4 Easy Methods to Create Motion Blur

When we look at the photography of Sarah Moon or Paolo Roversi, we find ourselves taken into an ethereal world of dream-like fantasy. Their images are soft-focused, often times blurry, the color palettes are muted and merged into one another. The out of focus quality of their photographs doesn’t detract from the image quality but actually enhances the dreaminess and other-worldliness of the image. Both Roversi and Moon break the rules in their photography by not paying attention to keeping their images completely in focus, seeing every detail in the image.

I think we’re taught from an early age when we start taking photographs that every image must be sharp. Then there will be that moment where you accidentally take a photograph that’s slightly blurry and you fall in love with the look and feel of it. Blurry, out of focus photographs are romantic and mysterious in nature. They aren’t like photographs anymore. They become paintings. We use our camera to manipulate the input of light and speed and we break the rules to create images that don’t have that tack-sharp, overly processed, tight and focused look. Abstract images can move a viewer to think beyond what is blatantly there. It allows the viewer to interpret his own idea, from somewhere inside his own fantasies. This is when photography can indeed be called art.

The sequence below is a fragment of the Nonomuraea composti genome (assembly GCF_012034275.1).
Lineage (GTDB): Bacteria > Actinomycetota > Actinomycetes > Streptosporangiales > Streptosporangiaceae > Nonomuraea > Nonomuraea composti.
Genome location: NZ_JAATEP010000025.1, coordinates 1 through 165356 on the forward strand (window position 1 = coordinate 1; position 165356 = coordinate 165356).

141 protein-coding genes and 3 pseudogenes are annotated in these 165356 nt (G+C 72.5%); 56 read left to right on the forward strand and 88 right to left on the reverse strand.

Here are some ways that I use to achieve out of focus images and some examples from my own work where I applied each technique:

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1. Take your lens off auto-focus and manually shoot an out of focus image.

 

 

2. Drag the shutter by setting your shutter speed longer than 1/30th of a second and move your camera while you’re shooting. I even will lightly shake my camera while shooting at a slow shutter speed in order to create a different type of blur. Moving my camera back and forth I can create a sweeping blur effect. But shaking my camera can create a harder edge on the blur, something more abrupt and powerful.

 

 

 

 

 

 

 

 

 

3. Shoot at a slow shutter speed and have the model move.

 

 

 

 

 

 

 

 

4. For garment blur, again, shoot at a slow shutter speed and point a wind machine or fan on the clothes. This obviously works better when you have clothes that are made from fabrics that can move freely when wind hits the fabric.

Melissa Rodwell